But perhaps my absolute favorite memory about the Christmas season is a tradition that started many years ago. On Christmas Eve, my Mom, sisters, and I would go to the Christmas Eve service at church. After the last song was sung, we would rush to pick my Dad up from work, where "neither snow nor rain, not heat nor gloom of night stays these couriers from the swift completion of their appointed rounds." In other words, because he worked at the Post Office, my dad usually worked Christmas Eve to deliver last minute cards and greetings.
Once Dad got off work, we would travel thirty miles over the river and through the woods to my Grandma and Grandpa Kading's house. We would hurry inside their cozy one-room cabin, and after a few hugs all around, the crackling fireplace beckoned us to enjoy her warmth, as sweet aromas filled the air, leaving our mouths watering in anticipation of a delicious meal. Our eyes adjusted while a small kerosene lantern glowed on the table, providing just enough light to create a wonderful ambiance.
At last it was time for dinner! Our whole family enjoyed close fellowship around the small dining room table as we laid our eyes on a wonderful feast! Our traditional Christmas Eve meal included ham on bun, potato salad, cranberries (Grandma usually had both kinds, since us girls were picky and only liked the ones from the can!), frog eye salad (it's not gross like it's name implies), lime jello with pears, cottage cheese, carrots, pickles, and probably something else that escapes my mind at the moment. After the delicious main course, the best part was yet to come. PIE!! As if one kind of pie weren't enough, how could you possibly choose between three different kinds? So, we usually sampled all of them. Pumpkin pie (Dad's favorite), apple pie, and filled cherry pie (Grandpa's favorite). And what piece of pie would be complete without a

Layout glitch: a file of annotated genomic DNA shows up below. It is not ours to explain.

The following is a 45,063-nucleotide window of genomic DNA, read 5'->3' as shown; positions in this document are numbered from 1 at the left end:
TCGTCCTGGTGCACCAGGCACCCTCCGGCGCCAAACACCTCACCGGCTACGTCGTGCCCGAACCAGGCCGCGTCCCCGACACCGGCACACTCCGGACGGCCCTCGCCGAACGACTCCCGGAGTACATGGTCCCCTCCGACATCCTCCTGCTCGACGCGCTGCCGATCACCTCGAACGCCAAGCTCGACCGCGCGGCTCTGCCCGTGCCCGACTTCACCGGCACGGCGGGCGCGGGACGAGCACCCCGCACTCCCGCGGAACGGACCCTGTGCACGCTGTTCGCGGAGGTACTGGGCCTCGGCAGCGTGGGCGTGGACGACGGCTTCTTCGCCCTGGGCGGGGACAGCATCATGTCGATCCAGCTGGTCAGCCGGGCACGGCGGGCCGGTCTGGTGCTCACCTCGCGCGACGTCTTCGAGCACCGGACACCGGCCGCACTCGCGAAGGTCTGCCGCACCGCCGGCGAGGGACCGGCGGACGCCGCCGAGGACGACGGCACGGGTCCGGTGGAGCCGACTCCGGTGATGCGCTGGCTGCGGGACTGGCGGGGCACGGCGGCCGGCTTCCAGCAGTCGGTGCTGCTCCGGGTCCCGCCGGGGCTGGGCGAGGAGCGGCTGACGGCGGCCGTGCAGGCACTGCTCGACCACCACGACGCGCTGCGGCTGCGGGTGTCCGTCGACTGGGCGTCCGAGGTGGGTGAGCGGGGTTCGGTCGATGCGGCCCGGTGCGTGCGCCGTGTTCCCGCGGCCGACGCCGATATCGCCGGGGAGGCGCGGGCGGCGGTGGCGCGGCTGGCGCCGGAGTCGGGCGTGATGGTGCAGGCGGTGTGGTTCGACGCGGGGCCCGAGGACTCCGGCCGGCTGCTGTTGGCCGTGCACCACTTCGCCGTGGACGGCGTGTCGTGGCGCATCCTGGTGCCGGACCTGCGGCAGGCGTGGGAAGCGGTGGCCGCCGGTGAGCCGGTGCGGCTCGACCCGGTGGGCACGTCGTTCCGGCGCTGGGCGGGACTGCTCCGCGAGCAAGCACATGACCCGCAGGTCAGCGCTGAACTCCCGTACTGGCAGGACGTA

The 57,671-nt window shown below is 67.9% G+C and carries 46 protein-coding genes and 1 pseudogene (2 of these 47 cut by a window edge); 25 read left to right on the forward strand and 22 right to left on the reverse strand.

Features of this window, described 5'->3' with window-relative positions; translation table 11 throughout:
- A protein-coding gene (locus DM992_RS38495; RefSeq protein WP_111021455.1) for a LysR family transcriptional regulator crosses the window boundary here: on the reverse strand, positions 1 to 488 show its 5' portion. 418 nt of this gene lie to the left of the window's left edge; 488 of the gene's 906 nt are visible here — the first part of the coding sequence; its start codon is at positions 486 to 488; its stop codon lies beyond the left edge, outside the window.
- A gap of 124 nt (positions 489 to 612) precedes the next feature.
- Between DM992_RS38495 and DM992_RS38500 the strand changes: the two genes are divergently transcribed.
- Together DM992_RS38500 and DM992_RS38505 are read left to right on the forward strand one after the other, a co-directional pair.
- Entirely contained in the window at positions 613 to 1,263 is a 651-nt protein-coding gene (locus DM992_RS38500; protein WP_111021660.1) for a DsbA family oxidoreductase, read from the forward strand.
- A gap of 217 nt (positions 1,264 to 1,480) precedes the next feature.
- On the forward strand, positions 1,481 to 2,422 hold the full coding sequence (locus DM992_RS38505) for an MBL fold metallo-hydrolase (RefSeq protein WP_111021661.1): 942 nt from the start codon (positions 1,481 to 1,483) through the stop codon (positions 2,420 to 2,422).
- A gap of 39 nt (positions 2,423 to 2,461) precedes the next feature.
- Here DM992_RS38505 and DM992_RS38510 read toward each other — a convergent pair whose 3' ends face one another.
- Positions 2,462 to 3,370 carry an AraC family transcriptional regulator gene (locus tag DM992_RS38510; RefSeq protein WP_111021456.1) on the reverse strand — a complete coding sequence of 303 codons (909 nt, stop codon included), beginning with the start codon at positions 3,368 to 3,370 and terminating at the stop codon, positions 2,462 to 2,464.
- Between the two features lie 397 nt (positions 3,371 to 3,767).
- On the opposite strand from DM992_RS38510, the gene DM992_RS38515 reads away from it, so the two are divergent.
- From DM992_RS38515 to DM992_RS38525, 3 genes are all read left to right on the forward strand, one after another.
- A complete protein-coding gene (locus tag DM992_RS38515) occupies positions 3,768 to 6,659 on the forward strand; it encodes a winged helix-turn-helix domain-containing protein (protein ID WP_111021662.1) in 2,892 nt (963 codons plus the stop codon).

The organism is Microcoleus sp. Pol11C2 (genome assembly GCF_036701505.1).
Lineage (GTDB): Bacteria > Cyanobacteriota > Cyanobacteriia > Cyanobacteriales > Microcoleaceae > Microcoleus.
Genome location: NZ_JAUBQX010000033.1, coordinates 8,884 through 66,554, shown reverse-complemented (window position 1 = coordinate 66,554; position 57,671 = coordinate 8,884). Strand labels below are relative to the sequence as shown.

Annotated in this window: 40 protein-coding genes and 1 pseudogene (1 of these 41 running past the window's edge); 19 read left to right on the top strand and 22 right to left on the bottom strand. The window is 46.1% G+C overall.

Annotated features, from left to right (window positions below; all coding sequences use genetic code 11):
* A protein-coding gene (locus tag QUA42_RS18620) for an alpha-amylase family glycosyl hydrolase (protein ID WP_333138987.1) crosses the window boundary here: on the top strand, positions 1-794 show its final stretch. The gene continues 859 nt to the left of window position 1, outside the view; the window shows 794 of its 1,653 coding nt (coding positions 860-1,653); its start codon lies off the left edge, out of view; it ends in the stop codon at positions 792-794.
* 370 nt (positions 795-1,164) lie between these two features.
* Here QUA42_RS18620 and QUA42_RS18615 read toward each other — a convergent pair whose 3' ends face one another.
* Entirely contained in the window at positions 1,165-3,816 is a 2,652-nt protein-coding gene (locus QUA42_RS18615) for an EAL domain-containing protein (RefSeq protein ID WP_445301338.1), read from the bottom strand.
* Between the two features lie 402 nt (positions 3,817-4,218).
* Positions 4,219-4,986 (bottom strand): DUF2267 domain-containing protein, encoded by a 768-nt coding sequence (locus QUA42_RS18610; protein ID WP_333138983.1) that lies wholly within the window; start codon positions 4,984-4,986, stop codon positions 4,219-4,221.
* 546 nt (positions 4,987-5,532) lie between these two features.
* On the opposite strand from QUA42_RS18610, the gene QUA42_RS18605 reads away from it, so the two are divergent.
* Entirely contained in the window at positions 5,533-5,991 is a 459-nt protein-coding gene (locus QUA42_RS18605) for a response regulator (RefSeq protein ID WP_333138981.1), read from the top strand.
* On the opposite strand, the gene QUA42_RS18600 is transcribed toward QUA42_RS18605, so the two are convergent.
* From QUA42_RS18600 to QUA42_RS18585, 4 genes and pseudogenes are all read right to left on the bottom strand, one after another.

By this time, my sisters and I were nearly bursting with excitement. Either that, or it could have been the yummy food still in our stomachs. It was finally time to open gifts. Mom and Dad would usually bring one gift for each of us, and of course there were gifts from our grandparents. They would look on with enjoyment as my sisters and I rewarded them with shrieks of delight as we discovered our treasures! One Christmas in particular stands out to me. Or rather it's one gift that stands out. The details are slightly fuzzy, but I do remember playing with my new Tiny Tears doll under the dining room table. This was usually our place of choice for playing, probably due to the lack of room with all our gifts strewn about. Somehow my sisters and I felt like we were in our own little world, and imaginations would run wild as we played "house."
After an evening of extreme excitement and fabulous food, we would begin our journey home. Our loot would be carefully packed into the car and the rounds of hugs and kisses would begin. Before we left, Grandma would hand Becky, Erin, and me an individually-wrapped gingerbread man. I remember we usually didn't eat these for a couple weeks because they were special cookies.